Amid Protests, Mexico's New President Pena Nieto Signs Accord With Opposition

While both violent and peaceful protests raged Saturday as he was being being inaugurated, the newly elected President Enrique Peña Nieto signed an agreement Sunday with opposition leaders to increase Mexico's economic growth, employment and competitiveness.

The leaders of the conservative National Action Party and the leftist Democratic Revolution Party joined Peña Nieto in signing the "Pact for Mexico." It includes measures Peña Nieto announced during his inauguration, like education reform, pensions for people 65 and older and concessions for two new national television stations.

The 46-year-old Peña Nieto, who took office on Saturday, called the pact "historic."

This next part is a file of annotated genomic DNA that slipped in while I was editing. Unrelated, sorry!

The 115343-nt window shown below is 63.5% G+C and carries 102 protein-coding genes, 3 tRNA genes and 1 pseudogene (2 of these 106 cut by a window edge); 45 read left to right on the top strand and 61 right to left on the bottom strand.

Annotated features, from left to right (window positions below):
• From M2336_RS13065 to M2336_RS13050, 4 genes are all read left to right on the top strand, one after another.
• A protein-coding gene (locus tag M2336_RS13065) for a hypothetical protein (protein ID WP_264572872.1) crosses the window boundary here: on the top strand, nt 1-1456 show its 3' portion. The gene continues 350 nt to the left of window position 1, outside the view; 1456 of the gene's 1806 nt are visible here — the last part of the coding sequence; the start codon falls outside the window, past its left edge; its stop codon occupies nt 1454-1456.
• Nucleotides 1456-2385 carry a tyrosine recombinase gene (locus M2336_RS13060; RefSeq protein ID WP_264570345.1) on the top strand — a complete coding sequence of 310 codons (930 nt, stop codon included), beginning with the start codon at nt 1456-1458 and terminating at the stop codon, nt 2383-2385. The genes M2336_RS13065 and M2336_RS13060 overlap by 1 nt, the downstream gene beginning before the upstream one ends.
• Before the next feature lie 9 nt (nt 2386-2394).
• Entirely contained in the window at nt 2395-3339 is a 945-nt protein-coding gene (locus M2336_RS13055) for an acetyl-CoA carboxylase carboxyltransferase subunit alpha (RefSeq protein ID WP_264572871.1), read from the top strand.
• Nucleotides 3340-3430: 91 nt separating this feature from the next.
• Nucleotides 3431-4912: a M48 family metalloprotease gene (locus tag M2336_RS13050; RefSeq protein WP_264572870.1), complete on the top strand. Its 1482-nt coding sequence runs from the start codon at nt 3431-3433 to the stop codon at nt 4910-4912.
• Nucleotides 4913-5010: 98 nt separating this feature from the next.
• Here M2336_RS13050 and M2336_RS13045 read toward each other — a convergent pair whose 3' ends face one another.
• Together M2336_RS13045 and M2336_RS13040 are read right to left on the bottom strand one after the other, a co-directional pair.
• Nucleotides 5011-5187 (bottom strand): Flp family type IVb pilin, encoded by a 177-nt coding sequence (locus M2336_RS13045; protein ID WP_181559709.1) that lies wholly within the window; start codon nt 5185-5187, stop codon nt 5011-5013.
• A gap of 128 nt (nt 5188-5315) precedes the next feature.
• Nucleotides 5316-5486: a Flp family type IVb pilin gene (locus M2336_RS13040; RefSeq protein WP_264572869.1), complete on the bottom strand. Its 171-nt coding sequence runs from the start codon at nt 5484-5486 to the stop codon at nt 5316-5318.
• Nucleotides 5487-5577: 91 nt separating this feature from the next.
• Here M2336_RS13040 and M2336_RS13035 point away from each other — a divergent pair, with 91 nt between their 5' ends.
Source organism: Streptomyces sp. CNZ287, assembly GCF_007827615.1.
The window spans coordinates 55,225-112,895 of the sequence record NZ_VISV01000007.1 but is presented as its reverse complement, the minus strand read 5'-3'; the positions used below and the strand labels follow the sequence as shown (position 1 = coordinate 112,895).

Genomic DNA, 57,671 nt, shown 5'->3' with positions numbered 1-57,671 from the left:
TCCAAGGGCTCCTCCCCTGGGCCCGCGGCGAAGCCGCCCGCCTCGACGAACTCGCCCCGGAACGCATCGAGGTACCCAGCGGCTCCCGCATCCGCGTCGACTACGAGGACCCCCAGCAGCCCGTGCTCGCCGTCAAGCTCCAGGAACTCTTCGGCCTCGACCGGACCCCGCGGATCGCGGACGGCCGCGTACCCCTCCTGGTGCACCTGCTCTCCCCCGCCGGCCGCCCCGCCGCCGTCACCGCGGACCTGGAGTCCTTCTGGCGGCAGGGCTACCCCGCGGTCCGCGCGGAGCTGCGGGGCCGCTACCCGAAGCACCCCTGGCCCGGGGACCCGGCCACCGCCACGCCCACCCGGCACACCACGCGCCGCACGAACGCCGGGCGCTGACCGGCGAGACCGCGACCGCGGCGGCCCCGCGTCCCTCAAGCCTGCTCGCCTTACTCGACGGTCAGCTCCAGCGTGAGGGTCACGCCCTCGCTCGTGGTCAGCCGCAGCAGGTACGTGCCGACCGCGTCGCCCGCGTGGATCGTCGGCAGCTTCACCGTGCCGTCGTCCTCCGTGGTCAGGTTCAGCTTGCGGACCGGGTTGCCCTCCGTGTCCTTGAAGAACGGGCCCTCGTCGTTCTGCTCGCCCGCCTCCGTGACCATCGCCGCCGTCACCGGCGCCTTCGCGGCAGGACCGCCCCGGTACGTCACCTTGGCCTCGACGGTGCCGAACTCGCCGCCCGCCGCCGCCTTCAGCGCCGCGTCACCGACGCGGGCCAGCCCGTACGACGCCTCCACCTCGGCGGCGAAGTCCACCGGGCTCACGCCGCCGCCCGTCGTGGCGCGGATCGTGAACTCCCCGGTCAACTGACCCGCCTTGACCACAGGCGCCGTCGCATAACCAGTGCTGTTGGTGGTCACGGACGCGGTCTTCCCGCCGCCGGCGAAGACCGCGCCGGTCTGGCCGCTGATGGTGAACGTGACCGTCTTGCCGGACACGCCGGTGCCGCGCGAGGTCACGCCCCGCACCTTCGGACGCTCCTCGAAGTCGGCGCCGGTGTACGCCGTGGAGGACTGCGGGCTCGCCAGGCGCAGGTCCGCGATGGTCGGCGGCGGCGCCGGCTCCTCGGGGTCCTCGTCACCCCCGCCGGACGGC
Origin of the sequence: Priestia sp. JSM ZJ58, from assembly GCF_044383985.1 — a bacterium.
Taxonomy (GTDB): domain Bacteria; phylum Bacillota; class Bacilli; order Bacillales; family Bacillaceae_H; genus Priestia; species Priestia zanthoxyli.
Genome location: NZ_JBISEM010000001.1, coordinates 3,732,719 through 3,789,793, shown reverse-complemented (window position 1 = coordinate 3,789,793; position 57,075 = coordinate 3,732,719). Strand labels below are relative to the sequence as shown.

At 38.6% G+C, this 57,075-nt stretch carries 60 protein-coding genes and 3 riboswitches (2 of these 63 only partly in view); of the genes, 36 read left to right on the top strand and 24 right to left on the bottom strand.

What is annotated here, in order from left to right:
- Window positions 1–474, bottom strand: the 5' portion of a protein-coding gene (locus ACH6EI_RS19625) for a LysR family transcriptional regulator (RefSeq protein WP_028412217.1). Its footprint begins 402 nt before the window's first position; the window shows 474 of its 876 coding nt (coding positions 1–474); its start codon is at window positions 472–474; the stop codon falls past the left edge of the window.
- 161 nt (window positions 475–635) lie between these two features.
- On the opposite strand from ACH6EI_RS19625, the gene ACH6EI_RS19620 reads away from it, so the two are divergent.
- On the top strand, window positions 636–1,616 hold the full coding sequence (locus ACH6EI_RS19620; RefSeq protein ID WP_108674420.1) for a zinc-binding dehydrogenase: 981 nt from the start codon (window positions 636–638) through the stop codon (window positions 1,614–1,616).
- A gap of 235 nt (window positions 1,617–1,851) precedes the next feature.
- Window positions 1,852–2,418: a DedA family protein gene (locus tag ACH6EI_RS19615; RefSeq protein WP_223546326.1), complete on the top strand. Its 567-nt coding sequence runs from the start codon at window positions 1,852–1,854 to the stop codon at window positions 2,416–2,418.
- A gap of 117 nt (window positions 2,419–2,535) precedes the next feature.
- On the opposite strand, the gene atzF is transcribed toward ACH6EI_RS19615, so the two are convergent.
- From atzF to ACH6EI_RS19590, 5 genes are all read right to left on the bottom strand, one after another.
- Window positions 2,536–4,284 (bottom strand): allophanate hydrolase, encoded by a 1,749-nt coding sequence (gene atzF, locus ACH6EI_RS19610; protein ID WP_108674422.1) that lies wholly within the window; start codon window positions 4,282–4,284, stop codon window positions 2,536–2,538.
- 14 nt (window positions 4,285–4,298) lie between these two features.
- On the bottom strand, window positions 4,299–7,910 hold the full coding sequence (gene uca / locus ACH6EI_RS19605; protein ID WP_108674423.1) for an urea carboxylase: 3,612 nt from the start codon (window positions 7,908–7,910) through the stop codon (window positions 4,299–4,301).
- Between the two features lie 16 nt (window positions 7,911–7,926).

"The country must be transformed without delay," he said.

Peña Nieto's Institutional Revolutionary Party (PRI) ruled México for 71 years before being voted out 12 years ago.

Peña Nieto has presented himself as the new face of the PRI, which ruled before with handouts, graft and rigged elections, promising clean government.

But some opponents say the party's ways haven't change and accuse it of using overspending and buying votes to win the latest election.

At times violent protests marred his inauguration, with protesters throwing stones, bottle rockets and firecrackers at police who responded with tear gas.

México City Mayor, Marcelo Ebrard, said eight people were injured, one gravely, and 92 were detained during inauguration violence.

He blamed anarchist groups for vandalism and other "barbaric acts."

Vandals smashed windows of stores, banks and a hotel and made bonfires of furniture dragged into the streets. One downtown bank office where all the windows were broken had the words "Welcome Peña" painted across the facade in green.

Reporting by The Associated Press.

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